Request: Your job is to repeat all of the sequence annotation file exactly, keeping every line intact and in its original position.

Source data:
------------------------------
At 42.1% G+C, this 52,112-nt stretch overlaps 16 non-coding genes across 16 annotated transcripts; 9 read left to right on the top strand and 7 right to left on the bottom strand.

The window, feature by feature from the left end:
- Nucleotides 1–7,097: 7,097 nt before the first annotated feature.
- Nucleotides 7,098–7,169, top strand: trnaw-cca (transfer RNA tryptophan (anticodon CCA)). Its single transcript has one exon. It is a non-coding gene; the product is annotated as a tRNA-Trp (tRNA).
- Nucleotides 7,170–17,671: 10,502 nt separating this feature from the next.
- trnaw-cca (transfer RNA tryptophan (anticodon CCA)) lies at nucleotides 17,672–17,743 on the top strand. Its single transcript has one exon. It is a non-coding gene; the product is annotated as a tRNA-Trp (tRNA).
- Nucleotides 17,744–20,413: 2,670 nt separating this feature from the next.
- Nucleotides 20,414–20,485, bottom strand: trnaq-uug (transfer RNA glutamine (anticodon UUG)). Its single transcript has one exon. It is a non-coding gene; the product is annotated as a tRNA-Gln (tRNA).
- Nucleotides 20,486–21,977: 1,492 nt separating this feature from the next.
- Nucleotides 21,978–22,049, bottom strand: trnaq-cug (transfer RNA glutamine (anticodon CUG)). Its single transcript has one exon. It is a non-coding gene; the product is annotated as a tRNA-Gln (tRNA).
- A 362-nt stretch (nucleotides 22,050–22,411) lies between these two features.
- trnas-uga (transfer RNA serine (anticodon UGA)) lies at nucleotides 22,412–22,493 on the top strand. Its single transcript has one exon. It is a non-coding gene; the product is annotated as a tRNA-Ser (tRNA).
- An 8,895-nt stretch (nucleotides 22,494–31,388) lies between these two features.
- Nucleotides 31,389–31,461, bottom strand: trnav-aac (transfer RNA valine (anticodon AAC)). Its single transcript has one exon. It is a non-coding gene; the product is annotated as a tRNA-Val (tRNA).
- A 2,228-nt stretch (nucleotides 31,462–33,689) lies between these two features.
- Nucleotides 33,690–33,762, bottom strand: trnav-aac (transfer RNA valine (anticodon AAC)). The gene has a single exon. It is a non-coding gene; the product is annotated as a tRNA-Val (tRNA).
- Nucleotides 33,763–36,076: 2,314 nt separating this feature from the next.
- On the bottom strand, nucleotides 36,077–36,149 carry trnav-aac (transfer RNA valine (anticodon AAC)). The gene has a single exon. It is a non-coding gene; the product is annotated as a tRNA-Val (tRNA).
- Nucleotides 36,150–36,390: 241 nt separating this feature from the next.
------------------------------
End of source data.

At 42.1% G+C, this 52,112-nt stretch overlaps 16 non-coding genes across 16 annotated transcripts; 9 read left to right on the top strand and 7 right to left on the bottom strand.

The window, feature by feature from the left end:
- Nucleotides 1–7,097: 7,097 nt before the first annotated feature.
- Nucleotides 7,098–7,169, top strand: trnaw-cca (transfer RNA tryptophan (anticodon CCA)). Its single transcript has one exon. It is a non-coding gene; the product is annotated as a tRNA-Trp (tRNA).
- Nucleotides 7,170–17,671: 10,502 nt separating this feature from the next.
- trnaw-cca (transfer RNA tryptophan (anticodon CCA)) lies at nucleotides 17,672–17,743 on the top strand. Its single transcript has one exon. It is a non-coding gene; the product is annotated as a tRNA-Trp (tRNA).
- Nucleotides 17,744–20,413: 2,670 nt separating this feature from the next.
- Nucleotides 20,414–20,485, bottom strand: trnaq-uug (transfer RNA glutamine (anticodon UUG)). Its single transcript has one exon. It is a non-coding gene; the product is annotated as a tRNA-Gln (tRNA).
- Nucleotides 20,486–21,977: 1,492 nt separating this feature from the next.
- Nucleotides 21,978–22,049, bottom strand: trnaq-cug (transfer RNA glutamine (anticodon CUG)). Its single transcript has one exon. It is a non-coding gene; the product is annotated as a tRNA-Gln (tRNA).
- A 362-nt stretch (nucleotides 22,050–22,411) lies between these two features.
- trnas-uga (transfer RNA serine (anticodon UGA)) lies at nucleotides 22,412–22,493 on the top strand. Its single transcript has one exon. It is a non-coding gene; the product is annotated as a tRNA-Ser (tRNA).
- An 8,895-nt stretch (nucleotides 22,494–31,388) lies between these two features.
- Nucleotides 31,389–31,461, bottom strand: trnav-aac (transfer RNA valine (anticodon AAC)). Its single transcript has one exon. It is a non-coding gene; the product is annotated as a tRNA-Val (tRNA).
- A 2,228-nt stretch (nucleotides 31,462–33,689) lies between these two features.
- Nucleotides 33,690–33,762, bottom strand: trnav-aac (transfer RNA valine (anticodon AAC)). The gene has a single exon. It is a non-coding gene; the product is annotated as a tRNA-Val (tRNA).
- Nucleotides 33,763–36,076: 2,314 nt separating this feature from the next.
- On the bottom strand, nucleotides 36,077–36,149 carry trnav-aac (transfer RNA valine (anticodon AAC)). The gene has a single exon. It is a non-coding gene; the product is annotated as a tRNA-Val (tRNA).
- Nucleotides 36,150–36,390: 241 nt separating this feature from the next.